[AI] Tech Dose of the day: Virtual Private Network (VPN)

vishnu ramchandani vishnuhappy at yahoo.com
Thu Feb 21 04:12:37 EST 2008


Virtual Private Network (VPN)
contributor : Baskar P (from MphasiS Software
Services)
What is VPN?
VPN is a private network that uses a public network
(usually the Internet) to connect remote sites or
users together. Instead of using a dedicated,
real-world connection such as leased line, a VPN uses
"virtual" connections routed through the Internet from
the company's private network to the remote site or
employee. Virtual private networks help distant
colleagues work together, much like desktop sharing.
­As the popularity of the Internet grew, businesses
turned to it as a means of extending their own
networks. First came intranets, which are
password-protected sites designed for use only by
company employees. Now, many companies are creating
their own VPN (virtual private network) to accommodate
the needs of remote employees and distant offices.
A typical VPN might have a main LAN at the corporate
headquarters of a company, other LANs at remote
offices or facilities and individual users connecting
from out in the field.
What Makes a VPN?
­A well-designed VPN can greatly benefit a company.
For example, it can:
• Extend geographic connectivity
• Improve security
• Reduce operational costs versus traditional WAN
• Reduce transit time and transportation costs for
remote users
• Improve productivity
• Simplify network topology
• Provide global networking opportunities
• Provide telecommuter support
• Provide broadband networking compatibility
• Provide faster ROI (return on investment) than
traditional WAN
What features are needed in a well-designed VPN?
It should incorporate: 
Security, Reliability, Scalability, Network management
and Policy management.
Types of VPN:
There are two common types of VPN:-
1.	Remote-access.
Also called a virtual private dial-up network (VPDN),
is a user-to-LAN connection used by a company that has
employees who need to connect to the private network
from various remote locations. 
2.      Site-to-Site VPN
Through the use of dedicated equipment and large-scale
encryption, a company can connect multiple fixed sites
over a public network such as the Internet.
Site-to-site VPNs can be one of two types:
Intranet-based –
If a company has one or more remote locations that
they wish to join in a single private network, they
can create an intranet VPN to connect LAN to LAN. 
Extranet-based –
When a company has a close relationship with another
company (for example, a partner, supplier or
customer), they can build an extranet VPN that
connects LAN to LAN, and that allows all of the
various companies to work in a shared environment.
VPN Technologies:
Depending on the type of VPN (remote-access or
site-to-site), you will need to put in place certain
components to build your VPN. These might include:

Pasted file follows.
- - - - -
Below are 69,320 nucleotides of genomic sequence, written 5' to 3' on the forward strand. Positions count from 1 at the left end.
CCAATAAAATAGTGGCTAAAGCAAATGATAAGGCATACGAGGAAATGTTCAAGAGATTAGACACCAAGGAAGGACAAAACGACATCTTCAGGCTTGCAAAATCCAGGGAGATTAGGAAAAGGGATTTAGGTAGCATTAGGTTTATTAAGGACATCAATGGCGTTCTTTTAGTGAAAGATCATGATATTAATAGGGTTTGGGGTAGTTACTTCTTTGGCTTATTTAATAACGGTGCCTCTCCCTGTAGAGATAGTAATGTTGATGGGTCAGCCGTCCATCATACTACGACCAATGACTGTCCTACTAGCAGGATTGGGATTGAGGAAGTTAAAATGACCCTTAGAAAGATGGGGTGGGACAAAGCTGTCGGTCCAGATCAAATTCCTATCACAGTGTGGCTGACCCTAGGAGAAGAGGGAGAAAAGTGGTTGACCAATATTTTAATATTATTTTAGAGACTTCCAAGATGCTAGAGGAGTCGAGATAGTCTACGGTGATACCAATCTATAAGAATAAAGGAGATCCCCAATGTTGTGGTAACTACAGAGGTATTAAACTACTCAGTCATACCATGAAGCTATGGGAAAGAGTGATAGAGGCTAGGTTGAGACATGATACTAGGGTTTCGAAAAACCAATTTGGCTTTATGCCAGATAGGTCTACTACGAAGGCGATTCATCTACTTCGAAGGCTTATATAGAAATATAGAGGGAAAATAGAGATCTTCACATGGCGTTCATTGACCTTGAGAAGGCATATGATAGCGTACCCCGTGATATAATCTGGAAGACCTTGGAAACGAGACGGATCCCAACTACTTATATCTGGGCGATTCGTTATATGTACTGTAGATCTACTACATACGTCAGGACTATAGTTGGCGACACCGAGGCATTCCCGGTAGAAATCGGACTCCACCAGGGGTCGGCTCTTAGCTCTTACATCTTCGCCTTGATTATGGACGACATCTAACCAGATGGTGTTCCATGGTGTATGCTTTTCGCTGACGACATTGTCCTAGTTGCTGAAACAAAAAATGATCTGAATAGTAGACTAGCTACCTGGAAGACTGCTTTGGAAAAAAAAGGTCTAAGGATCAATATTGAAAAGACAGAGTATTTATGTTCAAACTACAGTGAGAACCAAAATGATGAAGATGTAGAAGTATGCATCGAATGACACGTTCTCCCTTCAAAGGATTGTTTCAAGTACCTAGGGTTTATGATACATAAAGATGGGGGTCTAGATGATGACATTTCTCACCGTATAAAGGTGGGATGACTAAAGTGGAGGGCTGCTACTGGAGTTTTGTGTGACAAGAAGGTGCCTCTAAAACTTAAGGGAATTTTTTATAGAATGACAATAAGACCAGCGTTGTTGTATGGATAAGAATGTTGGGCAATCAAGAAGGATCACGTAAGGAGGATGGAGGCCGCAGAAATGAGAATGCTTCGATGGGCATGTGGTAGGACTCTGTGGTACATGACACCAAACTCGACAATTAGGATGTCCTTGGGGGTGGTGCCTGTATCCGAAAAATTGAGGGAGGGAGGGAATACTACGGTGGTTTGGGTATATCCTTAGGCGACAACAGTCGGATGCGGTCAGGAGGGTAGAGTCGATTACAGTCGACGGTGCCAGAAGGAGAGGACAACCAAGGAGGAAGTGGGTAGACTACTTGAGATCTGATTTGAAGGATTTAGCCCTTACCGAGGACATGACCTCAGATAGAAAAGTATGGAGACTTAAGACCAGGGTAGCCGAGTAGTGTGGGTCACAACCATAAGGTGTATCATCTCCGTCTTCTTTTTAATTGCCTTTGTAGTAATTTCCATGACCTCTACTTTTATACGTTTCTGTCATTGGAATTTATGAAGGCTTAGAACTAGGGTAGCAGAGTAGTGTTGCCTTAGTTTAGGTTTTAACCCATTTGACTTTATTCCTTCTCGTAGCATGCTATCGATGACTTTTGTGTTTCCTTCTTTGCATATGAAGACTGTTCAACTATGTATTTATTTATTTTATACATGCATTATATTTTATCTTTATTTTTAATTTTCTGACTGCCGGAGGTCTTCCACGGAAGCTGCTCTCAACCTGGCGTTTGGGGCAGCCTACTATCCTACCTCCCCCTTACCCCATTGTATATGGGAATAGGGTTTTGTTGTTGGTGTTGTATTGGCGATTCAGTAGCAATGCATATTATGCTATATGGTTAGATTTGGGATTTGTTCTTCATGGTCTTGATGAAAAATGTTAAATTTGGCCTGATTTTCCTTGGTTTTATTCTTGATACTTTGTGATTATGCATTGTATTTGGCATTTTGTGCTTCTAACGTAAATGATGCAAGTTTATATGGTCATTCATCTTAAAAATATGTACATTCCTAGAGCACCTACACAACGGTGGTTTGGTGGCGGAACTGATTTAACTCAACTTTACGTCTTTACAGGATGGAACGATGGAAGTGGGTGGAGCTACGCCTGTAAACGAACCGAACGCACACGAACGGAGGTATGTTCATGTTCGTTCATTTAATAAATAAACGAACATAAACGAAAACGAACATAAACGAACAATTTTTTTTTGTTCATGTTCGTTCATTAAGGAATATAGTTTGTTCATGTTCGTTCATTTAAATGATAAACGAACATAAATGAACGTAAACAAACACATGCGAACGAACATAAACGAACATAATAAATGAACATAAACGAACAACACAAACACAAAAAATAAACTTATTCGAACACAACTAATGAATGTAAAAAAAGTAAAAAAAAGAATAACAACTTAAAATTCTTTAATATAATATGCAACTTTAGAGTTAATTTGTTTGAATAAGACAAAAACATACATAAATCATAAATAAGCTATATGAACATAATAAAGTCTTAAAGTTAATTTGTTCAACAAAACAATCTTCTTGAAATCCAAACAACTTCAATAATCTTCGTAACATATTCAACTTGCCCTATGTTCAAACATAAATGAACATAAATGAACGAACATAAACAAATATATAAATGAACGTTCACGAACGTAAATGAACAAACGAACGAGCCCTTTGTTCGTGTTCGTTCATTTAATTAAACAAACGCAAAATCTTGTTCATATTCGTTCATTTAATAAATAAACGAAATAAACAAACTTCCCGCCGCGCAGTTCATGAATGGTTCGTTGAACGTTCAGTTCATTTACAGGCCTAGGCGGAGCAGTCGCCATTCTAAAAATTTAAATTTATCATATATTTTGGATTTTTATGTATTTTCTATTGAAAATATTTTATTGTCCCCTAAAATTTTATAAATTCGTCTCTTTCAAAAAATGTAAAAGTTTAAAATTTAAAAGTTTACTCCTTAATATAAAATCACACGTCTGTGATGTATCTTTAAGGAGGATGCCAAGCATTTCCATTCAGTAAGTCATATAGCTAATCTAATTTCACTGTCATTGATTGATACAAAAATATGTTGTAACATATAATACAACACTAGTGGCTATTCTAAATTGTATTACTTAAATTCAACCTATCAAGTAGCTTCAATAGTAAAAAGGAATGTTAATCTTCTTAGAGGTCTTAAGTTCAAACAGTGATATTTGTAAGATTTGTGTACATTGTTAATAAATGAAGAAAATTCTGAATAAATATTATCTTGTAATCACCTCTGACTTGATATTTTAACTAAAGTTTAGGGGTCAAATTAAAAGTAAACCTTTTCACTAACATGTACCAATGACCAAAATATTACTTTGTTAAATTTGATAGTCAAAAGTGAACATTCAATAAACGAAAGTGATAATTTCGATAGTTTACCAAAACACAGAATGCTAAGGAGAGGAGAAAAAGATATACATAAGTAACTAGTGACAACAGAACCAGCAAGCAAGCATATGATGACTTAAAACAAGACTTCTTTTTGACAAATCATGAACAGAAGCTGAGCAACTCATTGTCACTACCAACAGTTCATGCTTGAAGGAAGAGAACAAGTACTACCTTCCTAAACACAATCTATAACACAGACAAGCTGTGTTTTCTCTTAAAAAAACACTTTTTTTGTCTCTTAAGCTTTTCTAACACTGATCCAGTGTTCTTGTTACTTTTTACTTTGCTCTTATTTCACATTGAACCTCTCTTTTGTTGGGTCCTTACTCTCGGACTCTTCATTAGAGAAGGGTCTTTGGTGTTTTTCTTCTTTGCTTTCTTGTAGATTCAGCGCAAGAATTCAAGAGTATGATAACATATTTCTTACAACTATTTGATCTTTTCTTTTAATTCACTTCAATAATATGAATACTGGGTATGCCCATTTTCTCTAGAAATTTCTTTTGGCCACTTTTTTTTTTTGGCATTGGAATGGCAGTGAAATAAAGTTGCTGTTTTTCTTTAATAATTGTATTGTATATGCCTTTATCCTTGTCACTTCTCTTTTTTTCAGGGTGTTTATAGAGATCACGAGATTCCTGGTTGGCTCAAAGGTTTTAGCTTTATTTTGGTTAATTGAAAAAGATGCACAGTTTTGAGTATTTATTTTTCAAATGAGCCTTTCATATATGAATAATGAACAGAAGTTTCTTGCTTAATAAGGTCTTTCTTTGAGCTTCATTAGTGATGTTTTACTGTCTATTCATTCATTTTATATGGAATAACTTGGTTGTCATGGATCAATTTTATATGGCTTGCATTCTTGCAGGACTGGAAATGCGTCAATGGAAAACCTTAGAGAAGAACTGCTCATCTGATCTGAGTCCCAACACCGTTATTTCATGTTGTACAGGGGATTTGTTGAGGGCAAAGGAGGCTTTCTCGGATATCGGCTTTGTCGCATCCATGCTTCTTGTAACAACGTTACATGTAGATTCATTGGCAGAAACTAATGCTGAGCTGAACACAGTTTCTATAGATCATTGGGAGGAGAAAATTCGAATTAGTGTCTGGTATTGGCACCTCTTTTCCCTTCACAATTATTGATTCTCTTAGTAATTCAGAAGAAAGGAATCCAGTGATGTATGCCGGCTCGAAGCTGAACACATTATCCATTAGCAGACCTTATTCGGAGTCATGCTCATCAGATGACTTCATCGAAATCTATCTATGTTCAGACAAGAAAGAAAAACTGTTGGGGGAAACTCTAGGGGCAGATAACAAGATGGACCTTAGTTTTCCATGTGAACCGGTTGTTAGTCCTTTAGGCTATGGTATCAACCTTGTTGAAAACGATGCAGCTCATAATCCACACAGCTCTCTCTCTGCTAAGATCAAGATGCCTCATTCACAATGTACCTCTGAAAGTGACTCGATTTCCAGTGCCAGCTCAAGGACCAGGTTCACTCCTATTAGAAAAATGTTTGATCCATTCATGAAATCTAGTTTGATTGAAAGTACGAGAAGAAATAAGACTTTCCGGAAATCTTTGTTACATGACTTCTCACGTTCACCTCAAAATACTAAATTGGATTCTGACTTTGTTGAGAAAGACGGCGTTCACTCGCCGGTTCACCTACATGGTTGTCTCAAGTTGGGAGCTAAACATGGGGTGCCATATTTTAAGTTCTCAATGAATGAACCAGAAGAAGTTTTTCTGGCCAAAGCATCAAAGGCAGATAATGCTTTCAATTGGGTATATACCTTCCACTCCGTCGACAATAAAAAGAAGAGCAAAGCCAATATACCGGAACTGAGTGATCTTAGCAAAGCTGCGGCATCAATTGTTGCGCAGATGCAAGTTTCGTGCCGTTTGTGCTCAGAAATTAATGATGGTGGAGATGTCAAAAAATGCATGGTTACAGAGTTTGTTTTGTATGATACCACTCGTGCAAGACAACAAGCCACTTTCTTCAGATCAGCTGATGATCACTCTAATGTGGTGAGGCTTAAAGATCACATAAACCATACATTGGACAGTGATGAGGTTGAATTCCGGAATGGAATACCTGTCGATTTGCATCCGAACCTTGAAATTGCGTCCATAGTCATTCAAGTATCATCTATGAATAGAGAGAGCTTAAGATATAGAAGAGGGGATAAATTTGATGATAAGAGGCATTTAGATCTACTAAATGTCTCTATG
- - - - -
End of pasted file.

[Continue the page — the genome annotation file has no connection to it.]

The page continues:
• Desktop software client for each remote user
• Dedicated hardware such as a VPN concentrator or
secure PIX firewall
• Dedicated VPN server for dial-up services
• NAS (network access server) used by service provider
for remote-user VPN access
• VPN network and policy-management center
Because there is no widely accepted standard for
implementing a VPN, many companies have developed
turn-key solutions on their own.
What is Tunneling?
Most VPNs rely on tunneling to create a private
network that reaches across the Internet. Essentially,
tunneling is the process of placing an entire packet
within another packet and sending it over a network.
The protocol of the outer packet is understood by the
network and both points, called tunnel interfaces,
where the packet enters and exits the network.
Tunneling requires three different protocols:
• Carrier protocol - The protocol used by the network
that the information is traveling over
• Encapsulating protocol - The protocol (GRE, IPSec,
L2F, PPTP, L2TP) that is wrapped around the original
data
• Passenger protocol - The original data (IPX,
NetBeui, IP) being carried
Tunneling has amazing implications for VPNs. For
example, you can place a packet that uses a protocol
not supported on the Internet (such as NetBeui) inside
an IP packet and send it safely over the Internet. Or
you could put a packet that uses a private
(non-routable) IP address inside a packet that uses a
globally unique IP address to extend a private network
over the Internet.
Usefulness:
Applications deployed across the Internet today are
increasingly mission-critical, whereby poor
performance or a lack of security can jeopardize
business success. VPNs can play a major role in
ensuring that these risks are mitigated. By addressing
security and performance issues, a VPN can be a viable
alternative to dedicated, private network links.
Understanding the myriad VPN solutions can help
organizations build infrastructures that will support
their tactical business needs today as well as their
strategic business needs for tomorrow. 
Further References
How Virtual Private Networks Work: 
http://computer.howstuffworks.com/vpn.htm


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